The ongoing question of trust between professionals was also evoked: “Security forces and media professionals have to communicate and break the lack of trust that exists between them. We expect a lot from journalists because they are the voice of the world,” declared one of the participants. A journalist present underlined their hope to “build confidence in order to work with security forces, and know that our right to freedom of expression and safety are guaranteed, and that good collaboration can exist between us.”

“It’s not about pointing fingers at one group and taking away responsibility from the other in this training, but about really underlining the responsibilities of all involved” highlighted the principal trainer, Commander Ian Lafreniere. In order to frame the practical exercises during the training, he drew from lessons learned during his experiences in the field, both in Canada and other parts of Africa, and a panel of specialists from the United Nations and local organizations defending freedom of expression.

In Senegal, at the National level, human and peoples’ rights are recognized in the preamble of the Constitution. The African Charter of Human and Peoples’ Rights equally recognizes the right to access to information. However, as evoked by Fatou Jagne Senghor, regional Director of Article 19 for West Africa, “even if freedom of expression is guaranteed in Senegal, practice is in advance of the legal texts that remain binding. This is a subject that is part of current debates because today journalists and media organizations are advocating for the decriminalization of certain media practices in the legal texts in Senegal.”

Madame Aby Coly, from the Platform of Women for Peace, also underlined the need to respect women’s rights, and human rights more broadly. Madame Eugenie Aw, journalist and former director of the CESTI school of journalism in Dakar, echoed Madame Coly’s statement by highlighting the specific experience of women media professionals in the field. She noted, for example, that in Senegal only 10% of media reports are given to women media professionals. In addition, she stressed, “the first gender-based violence is in the media. As it concerns the image of women, even if many television presenters are women, stereotypes remain abundant. How can we make sure that women can exercise their profession as journalists without having to specifically underline that they are women journalists?” she asked.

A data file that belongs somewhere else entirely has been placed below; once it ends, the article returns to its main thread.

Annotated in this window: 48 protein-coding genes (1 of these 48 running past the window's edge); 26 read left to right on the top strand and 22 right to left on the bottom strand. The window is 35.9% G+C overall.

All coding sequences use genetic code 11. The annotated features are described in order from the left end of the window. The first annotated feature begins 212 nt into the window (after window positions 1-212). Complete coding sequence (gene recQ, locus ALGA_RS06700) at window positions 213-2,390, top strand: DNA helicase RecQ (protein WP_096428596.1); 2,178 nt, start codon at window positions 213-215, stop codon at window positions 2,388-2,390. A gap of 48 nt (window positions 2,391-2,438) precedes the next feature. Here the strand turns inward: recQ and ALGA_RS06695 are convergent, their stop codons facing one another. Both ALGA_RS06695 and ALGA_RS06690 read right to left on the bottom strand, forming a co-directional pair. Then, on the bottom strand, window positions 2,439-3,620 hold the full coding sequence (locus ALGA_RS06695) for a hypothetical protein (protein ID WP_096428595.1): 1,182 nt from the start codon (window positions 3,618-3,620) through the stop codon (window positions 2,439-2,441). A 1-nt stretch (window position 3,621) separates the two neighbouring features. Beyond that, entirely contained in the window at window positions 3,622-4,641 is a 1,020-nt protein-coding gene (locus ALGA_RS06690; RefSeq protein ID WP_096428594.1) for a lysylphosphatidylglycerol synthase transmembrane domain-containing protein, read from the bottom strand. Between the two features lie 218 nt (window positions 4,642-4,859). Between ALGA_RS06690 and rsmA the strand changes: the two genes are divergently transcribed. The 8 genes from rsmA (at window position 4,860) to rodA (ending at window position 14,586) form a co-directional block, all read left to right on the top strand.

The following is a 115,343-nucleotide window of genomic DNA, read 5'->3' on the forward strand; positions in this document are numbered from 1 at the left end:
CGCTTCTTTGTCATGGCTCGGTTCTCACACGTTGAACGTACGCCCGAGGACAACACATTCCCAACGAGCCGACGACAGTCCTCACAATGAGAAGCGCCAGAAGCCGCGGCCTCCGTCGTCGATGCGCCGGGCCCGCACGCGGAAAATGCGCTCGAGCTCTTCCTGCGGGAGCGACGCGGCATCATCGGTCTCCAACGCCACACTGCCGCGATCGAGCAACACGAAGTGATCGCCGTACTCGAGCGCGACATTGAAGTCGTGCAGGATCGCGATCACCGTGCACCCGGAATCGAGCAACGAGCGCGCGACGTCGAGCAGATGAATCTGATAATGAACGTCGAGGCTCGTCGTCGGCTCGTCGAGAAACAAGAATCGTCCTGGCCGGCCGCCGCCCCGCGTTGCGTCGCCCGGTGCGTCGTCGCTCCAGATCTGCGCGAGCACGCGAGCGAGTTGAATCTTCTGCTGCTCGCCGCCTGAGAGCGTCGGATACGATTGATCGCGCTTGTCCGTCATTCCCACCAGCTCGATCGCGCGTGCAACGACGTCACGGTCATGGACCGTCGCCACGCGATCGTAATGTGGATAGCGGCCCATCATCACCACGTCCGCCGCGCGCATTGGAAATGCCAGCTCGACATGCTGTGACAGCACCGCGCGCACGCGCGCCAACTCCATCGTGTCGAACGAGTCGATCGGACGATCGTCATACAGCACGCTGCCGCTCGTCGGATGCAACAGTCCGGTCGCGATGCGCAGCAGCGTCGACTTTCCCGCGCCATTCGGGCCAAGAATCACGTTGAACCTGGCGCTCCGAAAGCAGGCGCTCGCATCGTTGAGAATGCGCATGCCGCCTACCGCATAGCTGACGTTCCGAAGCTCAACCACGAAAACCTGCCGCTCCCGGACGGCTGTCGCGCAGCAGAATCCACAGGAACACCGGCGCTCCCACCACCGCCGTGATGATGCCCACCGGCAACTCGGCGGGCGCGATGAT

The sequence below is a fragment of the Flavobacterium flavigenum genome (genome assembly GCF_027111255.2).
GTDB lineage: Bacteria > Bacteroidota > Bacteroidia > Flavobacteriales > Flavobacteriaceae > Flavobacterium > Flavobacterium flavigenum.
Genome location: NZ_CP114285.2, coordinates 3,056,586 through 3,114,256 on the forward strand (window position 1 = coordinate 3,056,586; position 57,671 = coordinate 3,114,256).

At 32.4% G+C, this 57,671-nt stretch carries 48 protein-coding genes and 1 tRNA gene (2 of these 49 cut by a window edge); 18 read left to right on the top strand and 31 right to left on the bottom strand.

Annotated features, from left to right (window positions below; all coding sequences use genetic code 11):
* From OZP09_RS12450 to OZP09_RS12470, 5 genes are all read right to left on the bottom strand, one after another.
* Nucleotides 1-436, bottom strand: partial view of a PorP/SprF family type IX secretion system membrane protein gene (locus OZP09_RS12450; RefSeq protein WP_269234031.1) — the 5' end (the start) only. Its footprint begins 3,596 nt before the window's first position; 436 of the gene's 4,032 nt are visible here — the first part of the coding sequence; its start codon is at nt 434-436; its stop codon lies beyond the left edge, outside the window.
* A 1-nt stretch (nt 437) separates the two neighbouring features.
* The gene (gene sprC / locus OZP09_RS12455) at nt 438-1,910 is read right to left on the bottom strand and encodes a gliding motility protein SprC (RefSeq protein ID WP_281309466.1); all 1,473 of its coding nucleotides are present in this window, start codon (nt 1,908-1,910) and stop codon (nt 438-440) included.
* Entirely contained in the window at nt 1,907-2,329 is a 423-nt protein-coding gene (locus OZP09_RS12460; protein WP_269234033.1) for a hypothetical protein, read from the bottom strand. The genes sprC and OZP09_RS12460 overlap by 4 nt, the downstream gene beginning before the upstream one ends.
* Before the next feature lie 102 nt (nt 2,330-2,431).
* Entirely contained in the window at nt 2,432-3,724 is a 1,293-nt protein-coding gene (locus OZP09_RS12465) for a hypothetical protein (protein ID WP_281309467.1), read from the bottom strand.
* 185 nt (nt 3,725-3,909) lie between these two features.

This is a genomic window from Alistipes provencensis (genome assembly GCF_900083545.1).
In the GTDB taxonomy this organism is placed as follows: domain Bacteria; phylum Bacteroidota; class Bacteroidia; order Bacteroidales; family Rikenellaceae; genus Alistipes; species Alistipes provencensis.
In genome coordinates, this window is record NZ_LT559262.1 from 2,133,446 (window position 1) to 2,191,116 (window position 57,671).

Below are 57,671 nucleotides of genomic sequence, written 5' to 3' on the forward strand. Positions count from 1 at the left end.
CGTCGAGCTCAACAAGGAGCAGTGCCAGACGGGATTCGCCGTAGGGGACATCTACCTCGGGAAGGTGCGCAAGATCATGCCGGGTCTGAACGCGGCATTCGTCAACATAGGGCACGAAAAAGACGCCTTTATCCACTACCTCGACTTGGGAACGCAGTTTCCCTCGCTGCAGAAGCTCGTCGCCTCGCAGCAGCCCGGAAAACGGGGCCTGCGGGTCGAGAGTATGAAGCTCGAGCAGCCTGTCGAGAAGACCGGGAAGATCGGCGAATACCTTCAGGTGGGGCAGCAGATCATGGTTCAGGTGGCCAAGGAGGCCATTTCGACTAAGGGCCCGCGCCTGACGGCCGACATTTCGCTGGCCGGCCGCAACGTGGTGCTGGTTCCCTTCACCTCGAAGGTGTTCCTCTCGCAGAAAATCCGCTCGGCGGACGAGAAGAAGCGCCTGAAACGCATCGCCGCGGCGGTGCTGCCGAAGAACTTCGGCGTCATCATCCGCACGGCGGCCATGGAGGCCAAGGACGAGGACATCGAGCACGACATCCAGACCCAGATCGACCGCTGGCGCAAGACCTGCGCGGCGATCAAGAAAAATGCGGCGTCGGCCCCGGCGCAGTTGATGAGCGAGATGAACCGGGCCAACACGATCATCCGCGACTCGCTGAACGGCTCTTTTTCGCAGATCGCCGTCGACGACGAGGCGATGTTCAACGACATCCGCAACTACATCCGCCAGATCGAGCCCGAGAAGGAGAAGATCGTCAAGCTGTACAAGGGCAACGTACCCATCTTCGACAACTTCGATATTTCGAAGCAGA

These questions and reflections in the framework of the training are central elements of UNESCO’s work in support of freedom of the press, the safety of journalists, freedom of expression, gender equality in the media, and access to information. The dialogue allowed for security forces, media professionals, and defender’s of women’s rights to better understand each other, the importance of their work, and their respective roles in improving cooperation and dialogue between them. At the end of the training, the first of its kind in Senegal following similar trainings by UNESCO in Tunisia, Somalia, Rwanda, South Sudan, and Mali, participants were provided with a pedagogical tool kit allowing them to reinforce their newly acquired knowledge, put it into practice, and train their colleagues to work across disciplines and professions while respecting human rights.

This training, based on the UNESCO curriculum on Freedom of Expression and Public Order, is part of a broader effort in the framework of the UN Plan of Action on the Safety of Journalists and the Issue of Impunity, led by UNESCO, with the intention of coordinating the work of different stakeholders in this domain. The training occurred in the framework of UNESCO’s work in promoting an enabling environment for freedom of expression, press freedom, and the safety of journalists in order to facilitate media pluralism and support sustainable and independent journalism. The training also benefitted from additional technical support from the Kingdom of Norway.